The owner of the restaurant was sitting at a table reading his newspaper. After we finished, Marcus went up to him and thanked him for the great meal and service. He leaped up from his table, shook Marcus’s hand, slapped him on the back, thanked him, turned to me, thanked me, shook my hand. OMG! I think we made his day!

Cap de Creus

Cap de Creus

We drove on to the northeastern-most point of Spain, Cap de Creus, only a few kilometers from the French border. If I had known how gorgeous this place is, we would have spent the whole day here hiking! (Okay, maybe not. Our feet were killing us from the four straight days of personal-best walks in Spain: 18,000+ steps.) So many amazing trails with so many gorgeous views!

us

Plaza de Toros

Plaza de Toros, Zaragoza

Plaza de Toros, Zaragoza

plaza de torosI’ve read a bit about bullfighting by aficionados, animal rights activists, and people who fall somewhere in between in an effort to understand what really goes on in the ring and why some people think it’s an art. I have to say I still don’t get it. I despise everything about it. How anyone could separate an animal from the comfort of its herd and then torture it until death is just beyond me.

But I have to confess that there’s something powerful about the plaza de toros by virtue of its perfectly round design alone. You can tell by the beautiful condition of this ring that the Zaragozanos love their “sport.”

Zaragoza

remains of the Roman wall with the Mercado Central in the background

remains of the Roman wall with the Mercado Central in the background

Zaragoza, capital of the Spanish province of Aragón, was established as a river port by the Romans in 25 BCE. It was named for Caesar Augustus. If you slur his name a bit and truncate the syllables, you can almost get from “Caesar Augustus” to “Zaragoza,” especially if you lisp the z’s like you’re supposed to in Castilian Spanish. While you’re practicing that, take a look at some of the photos Marcus took of the city. 

the Basilica de Nuestra Señora del Pilar - I just call her Pilar after my favorite character in For Whom the Bell Tolls.

the Basilica de Nuestra Señora del Pilar – I just call her Pilar after my favorite character in For Whom the Bell Tolls.

 

closeup Pilar's beautifully tiled domes

closeup of Pilar’s beautifully tiled domes

 

lovely fountain in the Plaza del Pilar

lovely fountain in the Plaza del Pilar

 

recently excavated Roman amphitheater

recently excavated Roman amphitheater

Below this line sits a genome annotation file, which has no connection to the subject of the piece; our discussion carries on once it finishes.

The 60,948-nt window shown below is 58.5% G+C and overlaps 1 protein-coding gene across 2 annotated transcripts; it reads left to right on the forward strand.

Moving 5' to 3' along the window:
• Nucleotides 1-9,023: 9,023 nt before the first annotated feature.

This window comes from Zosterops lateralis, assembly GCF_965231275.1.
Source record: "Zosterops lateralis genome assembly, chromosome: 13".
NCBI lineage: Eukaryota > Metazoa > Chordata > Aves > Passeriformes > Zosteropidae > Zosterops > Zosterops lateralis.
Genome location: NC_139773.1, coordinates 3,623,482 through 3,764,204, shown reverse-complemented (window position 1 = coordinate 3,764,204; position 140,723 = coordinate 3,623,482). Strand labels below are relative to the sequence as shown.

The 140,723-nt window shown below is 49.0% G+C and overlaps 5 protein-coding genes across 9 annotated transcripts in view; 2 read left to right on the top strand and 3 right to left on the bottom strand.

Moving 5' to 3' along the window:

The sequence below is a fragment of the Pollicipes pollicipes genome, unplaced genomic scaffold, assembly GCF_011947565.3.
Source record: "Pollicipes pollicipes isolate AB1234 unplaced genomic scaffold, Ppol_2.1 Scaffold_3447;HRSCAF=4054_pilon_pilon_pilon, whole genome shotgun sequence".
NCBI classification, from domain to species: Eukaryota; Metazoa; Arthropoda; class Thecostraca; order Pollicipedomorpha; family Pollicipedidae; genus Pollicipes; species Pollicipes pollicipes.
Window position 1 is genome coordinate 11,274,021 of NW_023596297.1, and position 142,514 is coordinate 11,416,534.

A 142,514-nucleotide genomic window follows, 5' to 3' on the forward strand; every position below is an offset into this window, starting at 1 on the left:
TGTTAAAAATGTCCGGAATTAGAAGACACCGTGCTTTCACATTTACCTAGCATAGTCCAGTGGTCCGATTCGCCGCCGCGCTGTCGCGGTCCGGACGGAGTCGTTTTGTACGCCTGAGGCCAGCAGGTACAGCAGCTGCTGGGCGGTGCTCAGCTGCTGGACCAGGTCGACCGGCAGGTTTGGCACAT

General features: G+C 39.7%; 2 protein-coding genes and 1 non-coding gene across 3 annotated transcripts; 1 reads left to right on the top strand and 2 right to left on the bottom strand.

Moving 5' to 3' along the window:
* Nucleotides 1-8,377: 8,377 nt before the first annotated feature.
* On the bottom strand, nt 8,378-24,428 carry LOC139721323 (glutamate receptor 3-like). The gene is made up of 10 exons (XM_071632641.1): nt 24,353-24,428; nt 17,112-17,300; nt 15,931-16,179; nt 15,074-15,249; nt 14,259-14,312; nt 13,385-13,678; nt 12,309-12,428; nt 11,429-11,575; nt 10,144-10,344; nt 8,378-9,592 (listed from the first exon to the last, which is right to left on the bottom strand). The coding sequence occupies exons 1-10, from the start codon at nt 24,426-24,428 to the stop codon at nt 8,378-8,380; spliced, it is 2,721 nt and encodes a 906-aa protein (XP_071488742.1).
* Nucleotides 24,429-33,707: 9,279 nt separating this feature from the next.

Puerta del Carmen - site of a key battle in the Napoleonic War in which the Aragonese kicked butt!

Puerta del Carmen – site of a key battle in the Napoleonic War in which the Aragonese kicked butt!

 

El Tubo (The Pipe) - the site of some of the best tapas in Zaragoza

El Tubo (The Pipe) – the site of some of the best tapas in Zaragoza

 

migas - a mix of breadcrumbs sautéed in olive oil with bits & pieces of delicious things & topped with anything from the kitchen you choose

migas – a mix of breadcrumbs sautéed in olive oil with bits & pieces of delicious things added & topped with anything from the kitchen you choose. Our choice was a fried egg. Pure comfort food!

Azkuna Zentroa

Azkuna Zentroa

Azkuna Zentroa (exterior)

Azkuna Zentroa (interior)

Azkuna Zentroa (interior)

This building, built as a bodega or wine warehouse in the 18th century, is unassuming from the outside. Blends right in with the rest of the neighborhood. But the inside is something else altogether! In the early 20th century they gutted the building and built three brick buildings inside it, each so simple in design yet so striking in comparison to their outer shell. And they placed the inner buildings on 43 unique columns constructed of wood, brick, ceramic, stone, and metal. The collection is intended to represent “the infinity of cultures, architectures, wars, and religions man has gone through over history.” Each is beautiful in its own way.

one of 43 columns

one of 43 columns

The three inner buildings house auditoriums, concert halls, art space, restaurants, cafés, and – best of all – a three-floor media center. I used to work in a library that called itself a media center in an effort to sound more grandiose and forward-thinking. We had a few videos and books on tape. But this is a media center in the truest sense of the name. In addition to books, it contains a plethora of films and television, video, and audio recordings to browse through and listen to. The place was packed with people tucked into nooks and crannies and taking advantage of this amazing resource. Can’t blame them. If I lived in Bilbão, this is where I’d be.